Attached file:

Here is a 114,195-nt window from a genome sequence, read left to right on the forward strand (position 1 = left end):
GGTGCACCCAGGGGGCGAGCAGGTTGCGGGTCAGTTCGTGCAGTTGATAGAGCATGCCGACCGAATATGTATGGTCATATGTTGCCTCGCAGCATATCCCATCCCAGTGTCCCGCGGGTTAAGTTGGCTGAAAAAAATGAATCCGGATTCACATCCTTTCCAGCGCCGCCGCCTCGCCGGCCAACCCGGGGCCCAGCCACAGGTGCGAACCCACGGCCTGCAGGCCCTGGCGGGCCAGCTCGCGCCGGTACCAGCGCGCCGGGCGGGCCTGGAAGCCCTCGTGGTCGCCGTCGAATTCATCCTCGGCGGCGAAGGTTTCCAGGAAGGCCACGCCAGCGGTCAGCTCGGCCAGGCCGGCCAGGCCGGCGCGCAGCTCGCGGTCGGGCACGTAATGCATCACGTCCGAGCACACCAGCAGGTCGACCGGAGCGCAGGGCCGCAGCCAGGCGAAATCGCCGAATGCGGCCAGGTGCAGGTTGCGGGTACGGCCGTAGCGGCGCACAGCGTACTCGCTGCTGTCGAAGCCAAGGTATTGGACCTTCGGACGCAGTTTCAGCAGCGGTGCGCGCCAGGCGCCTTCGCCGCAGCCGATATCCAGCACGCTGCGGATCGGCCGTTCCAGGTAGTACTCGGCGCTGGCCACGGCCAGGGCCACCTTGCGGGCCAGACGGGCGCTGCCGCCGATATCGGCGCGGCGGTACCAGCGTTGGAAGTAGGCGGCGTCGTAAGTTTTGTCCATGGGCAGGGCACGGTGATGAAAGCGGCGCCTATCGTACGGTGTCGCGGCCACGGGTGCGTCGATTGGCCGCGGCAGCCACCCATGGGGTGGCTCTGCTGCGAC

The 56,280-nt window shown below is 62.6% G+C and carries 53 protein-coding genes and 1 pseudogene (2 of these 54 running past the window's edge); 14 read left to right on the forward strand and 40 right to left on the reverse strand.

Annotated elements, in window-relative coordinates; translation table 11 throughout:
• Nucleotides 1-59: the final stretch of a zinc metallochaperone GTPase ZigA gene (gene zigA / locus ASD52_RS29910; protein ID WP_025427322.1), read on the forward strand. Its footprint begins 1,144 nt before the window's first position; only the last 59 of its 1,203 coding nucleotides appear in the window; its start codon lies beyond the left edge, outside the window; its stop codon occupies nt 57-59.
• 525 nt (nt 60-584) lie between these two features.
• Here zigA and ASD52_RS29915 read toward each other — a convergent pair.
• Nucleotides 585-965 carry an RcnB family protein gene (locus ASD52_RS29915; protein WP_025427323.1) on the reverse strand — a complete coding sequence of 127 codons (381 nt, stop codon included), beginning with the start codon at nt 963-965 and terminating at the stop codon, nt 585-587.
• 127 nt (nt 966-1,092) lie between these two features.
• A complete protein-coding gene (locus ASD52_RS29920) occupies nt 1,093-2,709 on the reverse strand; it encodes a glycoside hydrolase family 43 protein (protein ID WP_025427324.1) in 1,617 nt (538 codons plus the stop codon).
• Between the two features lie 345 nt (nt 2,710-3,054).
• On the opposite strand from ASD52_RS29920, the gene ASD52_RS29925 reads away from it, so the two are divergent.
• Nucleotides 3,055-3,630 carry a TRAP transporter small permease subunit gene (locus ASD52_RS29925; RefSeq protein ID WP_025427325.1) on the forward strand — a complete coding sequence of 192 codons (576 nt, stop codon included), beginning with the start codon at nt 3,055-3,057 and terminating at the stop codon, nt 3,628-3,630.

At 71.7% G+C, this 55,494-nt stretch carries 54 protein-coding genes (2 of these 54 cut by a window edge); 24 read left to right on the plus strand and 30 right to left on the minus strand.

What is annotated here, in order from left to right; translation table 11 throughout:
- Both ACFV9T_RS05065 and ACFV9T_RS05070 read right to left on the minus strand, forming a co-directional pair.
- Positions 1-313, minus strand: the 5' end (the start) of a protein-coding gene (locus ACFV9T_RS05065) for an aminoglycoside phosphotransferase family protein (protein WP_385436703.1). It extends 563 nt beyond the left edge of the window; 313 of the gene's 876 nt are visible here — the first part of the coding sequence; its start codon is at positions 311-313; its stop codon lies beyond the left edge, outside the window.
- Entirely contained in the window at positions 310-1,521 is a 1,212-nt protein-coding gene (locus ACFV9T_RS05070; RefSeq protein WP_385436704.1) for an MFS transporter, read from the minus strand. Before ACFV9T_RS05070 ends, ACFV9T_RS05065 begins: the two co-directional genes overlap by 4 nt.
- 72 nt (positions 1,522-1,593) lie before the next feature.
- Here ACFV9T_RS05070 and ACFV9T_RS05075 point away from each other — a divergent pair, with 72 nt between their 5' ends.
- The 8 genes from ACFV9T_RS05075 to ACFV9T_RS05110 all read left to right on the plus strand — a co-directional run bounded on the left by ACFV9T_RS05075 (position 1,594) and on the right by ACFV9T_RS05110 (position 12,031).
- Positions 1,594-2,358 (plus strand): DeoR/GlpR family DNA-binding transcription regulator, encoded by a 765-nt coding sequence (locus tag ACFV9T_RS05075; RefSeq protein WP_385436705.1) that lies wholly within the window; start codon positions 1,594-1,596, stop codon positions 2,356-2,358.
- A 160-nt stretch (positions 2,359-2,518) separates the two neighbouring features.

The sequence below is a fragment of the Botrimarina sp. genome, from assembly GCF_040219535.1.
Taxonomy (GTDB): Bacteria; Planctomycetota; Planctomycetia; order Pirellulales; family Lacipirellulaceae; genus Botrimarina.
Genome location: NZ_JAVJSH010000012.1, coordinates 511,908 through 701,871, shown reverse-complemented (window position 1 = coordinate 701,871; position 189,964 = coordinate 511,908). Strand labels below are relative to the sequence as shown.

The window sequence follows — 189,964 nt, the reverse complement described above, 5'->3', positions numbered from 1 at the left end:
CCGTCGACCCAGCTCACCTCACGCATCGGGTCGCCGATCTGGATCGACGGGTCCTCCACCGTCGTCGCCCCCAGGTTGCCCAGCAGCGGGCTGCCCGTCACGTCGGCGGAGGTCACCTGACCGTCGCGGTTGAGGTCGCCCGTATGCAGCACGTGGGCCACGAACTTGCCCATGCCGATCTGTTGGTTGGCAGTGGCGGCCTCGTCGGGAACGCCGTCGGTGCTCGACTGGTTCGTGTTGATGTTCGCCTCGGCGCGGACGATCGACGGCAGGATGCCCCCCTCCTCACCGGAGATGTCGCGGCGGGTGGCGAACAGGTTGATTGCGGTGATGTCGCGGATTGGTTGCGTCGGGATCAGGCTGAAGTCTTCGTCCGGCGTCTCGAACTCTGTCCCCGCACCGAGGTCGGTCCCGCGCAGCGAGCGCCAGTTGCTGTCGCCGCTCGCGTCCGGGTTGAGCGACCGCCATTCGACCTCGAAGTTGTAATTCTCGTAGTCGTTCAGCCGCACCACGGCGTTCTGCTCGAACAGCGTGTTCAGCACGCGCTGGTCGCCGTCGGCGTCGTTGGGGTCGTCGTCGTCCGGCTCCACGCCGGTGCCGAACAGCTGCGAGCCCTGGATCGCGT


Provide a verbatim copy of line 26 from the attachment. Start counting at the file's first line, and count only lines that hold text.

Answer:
Genome location: NZ_JAVJSH010000012.1, coordinates 511,908 through 701,871, shown reverse-complemented (window position 1 = coordinate 701,871; position 189,964 = coordinate 511,908). Strand labels below are relative to the sequence as shown.